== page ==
Spelling reform

Richard   Monday, October 27, 2003, 03:30 GMT
Also, truespel, spells it yeah as ''ye''
SagaSon   Monday, October 27, 2003, 03:40 GMT
All those reforms are very ugly.
All you need is to regularize the current ortography.
Jim   Monday, October 27, 2003, 03:58 GMT
Still, I have a complaint or two to level at Truespel too. For example, while they manage to distinguish the "a" in "father" from the "au" in "author" there is no mention of the "o" in "copper". According to them "Truespel is a simple pronunciation guide spelling for American English." it therefore neglects the rest of us.

For some the "eah" in "yeah" is [e..] it rhymes with the non-rhotic pronunciation of "bear". In the Aussie accent it can come out as more of a long vowel than a diphthtong, like the "e" in "yet" but long as opposed to short. The spelling "ye" won't do for us.

This is one of the problems with phonemic spelling: everyone speaks differently. Perhaps it's the greatest problem.
Clark   Monday, October 27, 2003, 04:14 GMT
Like I said before, adopt a different language for the written standard, and then have English as a spoken langage ONLY.
Jim   Monday, October 27, 2003, 04:22 GMT

Always the one with the fascinating and radical ideas but are you serious? Speak one language and write another ... would anyone actually do that? And if you're caught writing English before the 500 years are up, you'll be hanged.
Clark   Monday, October 27, 2003, 05:00 GMT
Well, Arabic-speakers do this. Chinese-speakers sort of do this. The people of England when the Normans were in power did this (mind you, most people were illiterate, in any language, at that time).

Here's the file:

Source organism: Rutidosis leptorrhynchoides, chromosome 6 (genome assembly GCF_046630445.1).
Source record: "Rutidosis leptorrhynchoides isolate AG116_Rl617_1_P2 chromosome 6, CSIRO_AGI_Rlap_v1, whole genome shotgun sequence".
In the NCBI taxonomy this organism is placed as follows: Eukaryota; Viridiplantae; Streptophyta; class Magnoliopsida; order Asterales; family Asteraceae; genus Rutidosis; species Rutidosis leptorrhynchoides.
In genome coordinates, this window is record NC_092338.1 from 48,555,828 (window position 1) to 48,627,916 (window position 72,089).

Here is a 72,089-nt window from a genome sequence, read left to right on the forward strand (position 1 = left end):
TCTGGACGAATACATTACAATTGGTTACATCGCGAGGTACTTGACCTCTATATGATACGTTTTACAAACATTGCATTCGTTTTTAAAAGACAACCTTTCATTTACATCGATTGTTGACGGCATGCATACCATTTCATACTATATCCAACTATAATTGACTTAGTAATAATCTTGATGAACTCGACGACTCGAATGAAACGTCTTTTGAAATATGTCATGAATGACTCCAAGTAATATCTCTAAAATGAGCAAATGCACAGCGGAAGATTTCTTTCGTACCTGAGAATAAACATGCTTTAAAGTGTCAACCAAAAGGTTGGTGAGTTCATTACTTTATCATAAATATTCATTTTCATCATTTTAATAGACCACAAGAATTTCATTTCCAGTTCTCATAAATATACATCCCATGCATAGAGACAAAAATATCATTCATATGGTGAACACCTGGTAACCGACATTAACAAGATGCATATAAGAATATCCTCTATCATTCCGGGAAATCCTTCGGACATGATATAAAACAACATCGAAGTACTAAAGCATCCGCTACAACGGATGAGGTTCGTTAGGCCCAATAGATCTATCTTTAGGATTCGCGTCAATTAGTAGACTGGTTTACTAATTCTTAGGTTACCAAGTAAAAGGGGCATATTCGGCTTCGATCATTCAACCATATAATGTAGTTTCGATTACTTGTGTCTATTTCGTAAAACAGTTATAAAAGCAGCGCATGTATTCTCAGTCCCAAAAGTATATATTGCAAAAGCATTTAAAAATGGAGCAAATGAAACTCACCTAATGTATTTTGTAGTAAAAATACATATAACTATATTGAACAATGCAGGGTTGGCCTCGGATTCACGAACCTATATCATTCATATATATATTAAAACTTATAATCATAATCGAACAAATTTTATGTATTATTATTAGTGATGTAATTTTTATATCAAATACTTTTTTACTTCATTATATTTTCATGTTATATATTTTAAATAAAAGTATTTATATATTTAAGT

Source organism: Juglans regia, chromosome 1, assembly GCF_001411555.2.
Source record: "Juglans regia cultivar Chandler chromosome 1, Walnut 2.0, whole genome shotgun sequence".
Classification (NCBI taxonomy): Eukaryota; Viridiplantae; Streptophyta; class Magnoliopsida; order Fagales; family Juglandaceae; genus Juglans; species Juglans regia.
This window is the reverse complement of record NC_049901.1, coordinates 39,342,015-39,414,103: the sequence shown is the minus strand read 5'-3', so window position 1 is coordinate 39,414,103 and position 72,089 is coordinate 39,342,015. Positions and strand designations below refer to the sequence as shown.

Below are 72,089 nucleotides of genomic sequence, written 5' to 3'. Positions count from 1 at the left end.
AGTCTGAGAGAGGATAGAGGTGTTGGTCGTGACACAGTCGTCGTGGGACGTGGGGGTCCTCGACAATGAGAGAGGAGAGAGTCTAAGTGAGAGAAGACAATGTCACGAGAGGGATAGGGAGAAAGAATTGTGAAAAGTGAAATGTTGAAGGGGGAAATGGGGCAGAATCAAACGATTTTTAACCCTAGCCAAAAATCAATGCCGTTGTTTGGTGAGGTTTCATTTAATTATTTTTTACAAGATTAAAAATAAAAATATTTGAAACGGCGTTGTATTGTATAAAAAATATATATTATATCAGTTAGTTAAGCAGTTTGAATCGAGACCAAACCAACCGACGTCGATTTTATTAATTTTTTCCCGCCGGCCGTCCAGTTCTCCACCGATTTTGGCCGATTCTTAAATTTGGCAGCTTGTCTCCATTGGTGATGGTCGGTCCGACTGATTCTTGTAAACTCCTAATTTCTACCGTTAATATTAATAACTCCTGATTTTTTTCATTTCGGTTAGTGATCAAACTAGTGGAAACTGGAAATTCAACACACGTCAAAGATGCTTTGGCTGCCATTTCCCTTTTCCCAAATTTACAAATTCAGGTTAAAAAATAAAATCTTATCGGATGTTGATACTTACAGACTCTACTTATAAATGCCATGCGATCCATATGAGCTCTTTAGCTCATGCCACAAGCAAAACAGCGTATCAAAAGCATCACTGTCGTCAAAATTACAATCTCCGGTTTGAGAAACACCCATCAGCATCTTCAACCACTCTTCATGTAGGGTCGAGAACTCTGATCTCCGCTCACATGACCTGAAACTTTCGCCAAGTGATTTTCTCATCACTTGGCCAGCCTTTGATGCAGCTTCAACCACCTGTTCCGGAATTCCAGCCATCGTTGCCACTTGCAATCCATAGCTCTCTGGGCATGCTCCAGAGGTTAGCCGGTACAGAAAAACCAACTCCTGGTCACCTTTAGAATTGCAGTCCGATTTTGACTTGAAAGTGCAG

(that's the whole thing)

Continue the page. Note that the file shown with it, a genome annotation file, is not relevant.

As for me being serious; well, not really. But I do think that this would totally solve the problem of spelling reform. I mean, English-speaking governments could set a mandate that any writing, ANY WRITING, be in the Esperanto language. And the mandate to go along with the other would state that the English language must be used only as an oral language. Anyone wishing to write the English language can do so if they please, but it will not be recognised in the schools, government, private and public business, etc...

Would this ever happen? Probably not. But think about it; will a spelling reform ever take place for the English language in the next 500 years? I doubt it; unless there is a significant change in the usage of the language. For example, if South Africans start to soud all of their "ch's" (as in church) like the "sh" in "ship," then the South African government or what-have-you, might officially change South African spelling to go along with the spoken South African vernacular.

"I went to shursh to crunsh some ships with my model ship." = "I went to church to crunch some chips with my model ship."
Richard   Monday, October 27, 2003, 14:58 GMT
That last sentence sounds really crazy.
Richard   Monday, October 27, 2003, 18:15 GMT
I just looked up ''yeah'' in my dictionary, and it listed the pronunciation ''ye''.
Richard   Monday, October 27, 2003, 21:19 GMT
at the beginning of their spelling reform it said,

Welcome to a new way of writing English, a way where no one will have a hard time knowing how any of the words are pronounced.

In reformed spelling it said

Welkum too u noo wae uv rieting Inglish. u wae wer noewun wil hav u hard tiem noeing hou enee uv thu wurdz ar prunounst.

Yep, they spell finger ''fingur'' and singer ''singur'', they don't add the extra ''g'' in finger. they don't spell it ''finggur''.
Richard   Monday, October 27, 2003, 21:20 GMT
This spelling reform spelled ''once'' ''wuns''. Truespel spelled it ''wunts''.
Richard   Monday, October 27, 2003, 21:29 GMT
If they reformed English spelling, they could make two spelling reforms, one for American English and one for British English, for example, Aluminum and Either. American-uloominum syllables, u-loom-i-num and eethur. British- alumineeum syllables, al-u-min-ee-um and iethur.
bluemonkey   Monday, October 27, 2003, 22:04 GMT
could we not just teach americans to speak properly?
mjd   Monday, October 27, 2003, 22:06 GMT
I speak just fine, bluemonkey. I certainly don't need your help.
bluemonkey   Monday, October 27, 2003, 22:06 GMT
i dont mean totally change their accents, but the way in which they say words like tuesday, tune, either...

to me these sound rather retarded.
Richard   Monday, October 27, 2003, 22:12 GMT
How can you say, we don't speak right, and that Britains are the correct ones. There's an American Accent and a British Accent.